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In the private sector, 42% of employees took sick leave last year

While the deficit is slipping, the government is looking for savings in all directions and in particular wants to curb spending on sick leave.

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In the private sector, 42% of employees took sick leave last year

While the deficit is slipping, the government is looking for savings in all directions and in particular wants to curb spending on sick leave. And for good reason: 42% of private sector employees were ordered to take sick leave last year, and 38% actually took it, according to the latest Malakoff Humanis barometer. Figures down compared to 2022, a year still marked by Covid, but which remain high.

Ordinary minor illnesses - colds, flu, gastro - are the leading cause of sick leave (33%), followed by "psychological" disorders and professional burnout (15%), then musculoskeletal disorders (12%). Serious illnesses, such as cancer, only represent 4% of sick leave.

Above all, with 40% of stoppages, small businesses long spared from absenteeism are increasingly impacted, with a continuous increase in absenteeism for three years. “This has never been seen before. Employees were less inclined to stop work in small companies because they knew that they could not be replaced and that this would weigh on their colleagues,” says Anne-Sophie Godon, director of services at Malakoff Humanis. Above all, the three days of waiting, rarely paid by the employer in small businesses, is the first factor that pushes these employees to come to work even when sick.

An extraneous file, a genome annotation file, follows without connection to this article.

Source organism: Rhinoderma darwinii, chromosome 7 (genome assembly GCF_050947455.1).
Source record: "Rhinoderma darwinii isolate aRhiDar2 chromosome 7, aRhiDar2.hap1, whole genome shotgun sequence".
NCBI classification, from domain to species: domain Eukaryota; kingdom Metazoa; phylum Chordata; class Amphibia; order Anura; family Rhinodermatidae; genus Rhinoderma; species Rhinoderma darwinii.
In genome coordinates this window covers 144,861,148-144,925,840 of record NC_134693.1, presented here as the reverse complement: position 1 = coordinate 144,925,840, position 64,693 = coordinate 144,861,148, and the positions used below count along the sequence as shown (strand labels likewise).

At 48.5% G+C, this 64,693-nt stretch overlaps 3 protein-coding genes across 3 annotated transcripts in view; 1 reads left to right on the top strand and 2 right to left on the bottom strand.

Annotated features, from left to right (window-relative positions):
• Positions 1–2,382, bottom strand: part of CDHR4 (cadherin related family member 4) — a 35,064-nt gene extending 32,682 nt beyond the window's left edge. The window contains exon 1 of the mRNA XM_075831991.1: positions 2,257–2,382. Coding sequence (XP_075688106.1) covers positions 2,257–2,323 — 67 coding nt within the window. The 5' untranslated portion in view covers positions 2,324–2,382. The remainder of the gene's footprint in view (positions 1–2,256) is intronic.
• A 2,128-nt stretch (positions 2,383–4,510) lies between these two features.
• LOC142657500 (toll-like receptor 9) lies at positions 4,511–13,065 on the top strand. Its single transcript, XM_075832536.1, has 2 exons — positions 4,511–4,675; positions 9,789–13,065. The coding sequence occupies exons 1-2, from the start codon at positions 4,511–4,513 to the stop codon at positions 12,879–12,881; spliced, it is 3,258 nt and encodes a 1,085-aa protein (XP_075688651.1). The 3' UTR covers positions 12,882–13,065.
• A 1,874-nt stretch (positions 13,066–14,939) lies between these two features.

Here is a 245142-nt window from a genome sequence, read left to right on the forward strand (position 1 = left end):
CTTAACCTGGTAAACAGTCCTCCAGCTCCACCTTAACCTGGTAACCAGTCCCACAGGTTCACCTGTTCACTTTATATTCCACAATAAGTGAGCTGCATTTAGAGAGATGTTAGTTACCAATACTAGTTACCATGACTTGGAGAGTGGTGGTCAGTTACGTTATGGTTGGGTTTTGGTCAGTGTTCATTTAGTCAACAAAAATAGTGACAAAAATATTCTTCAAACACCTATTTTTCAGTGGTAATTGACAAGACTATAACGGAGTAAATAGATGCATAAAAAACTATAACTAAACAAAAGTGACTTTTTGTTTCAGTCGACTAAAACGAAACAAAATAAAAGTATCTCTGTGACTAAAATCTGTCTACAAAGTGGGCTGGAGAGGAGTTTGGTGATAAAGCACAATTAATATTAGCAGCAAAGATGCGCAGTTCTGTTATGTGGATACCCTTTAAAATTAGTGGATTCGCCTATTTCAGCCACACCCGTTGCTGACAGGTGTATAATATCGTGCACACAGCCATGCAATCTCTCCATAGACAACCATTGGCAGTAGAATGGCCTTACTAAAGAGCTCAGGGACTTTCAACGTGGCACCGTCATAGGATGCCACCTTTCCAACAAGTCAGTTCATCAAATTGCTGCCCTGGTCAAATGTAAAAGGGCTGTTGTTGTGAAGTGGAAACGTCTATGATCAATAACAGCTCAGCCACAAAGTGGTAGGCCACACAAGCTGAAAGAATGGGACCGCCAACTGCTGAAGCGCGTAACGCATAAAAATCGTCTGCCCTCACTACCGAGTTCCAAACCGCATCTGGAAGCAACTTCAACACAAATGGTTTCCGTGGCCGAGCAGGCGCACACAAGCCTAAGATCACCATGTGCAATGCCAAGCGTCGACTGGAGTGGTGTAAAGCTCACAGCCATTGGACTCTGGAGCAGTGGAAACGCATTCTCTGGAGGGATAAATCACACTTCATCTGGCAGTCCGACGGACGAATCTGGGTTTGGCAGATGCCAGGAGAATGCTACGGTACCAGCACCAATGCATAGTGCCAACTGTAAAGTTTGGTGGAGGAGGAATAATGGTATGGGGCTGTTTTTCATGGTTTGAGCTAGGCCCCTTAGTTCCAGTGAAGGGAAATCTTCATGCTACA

“But today we are seeing an erosion of commitment and the arrival of younger employees, more inclined to stop,” continues Anne-Sophie Godon. Those under 40 represent 46% of the workforce in small businesses, while they represent only 35% in businesses with more than 1,000 employees. An apparent paradox because young people are supposed to be in better health than older people. “The mental health of young people is perceived as less good. In addition, they have less financial means than older people to cope with life events. Two factors that encourage them to stop,” estimates Anne-Sophie Godon.

Conversely, large companies recorded the largest drop in absenteeism. “This is explained both by the adoption of teleworking, the deployment of social policies (help for family caregivers, social workers, etc.) and the intensification of employers’ efforts in terms of prevention,” explains Anne-Sophie Godon.

Thus, 78% of employees able to do so would be in favor of teleworking instead of taking sick leave. And more than 4 out of 10 employees who can telework have already favored this solution over consulting a doctor and stopping work. Finally, the control of sick leave, higher in large groups, also partly explains this discrepancy.

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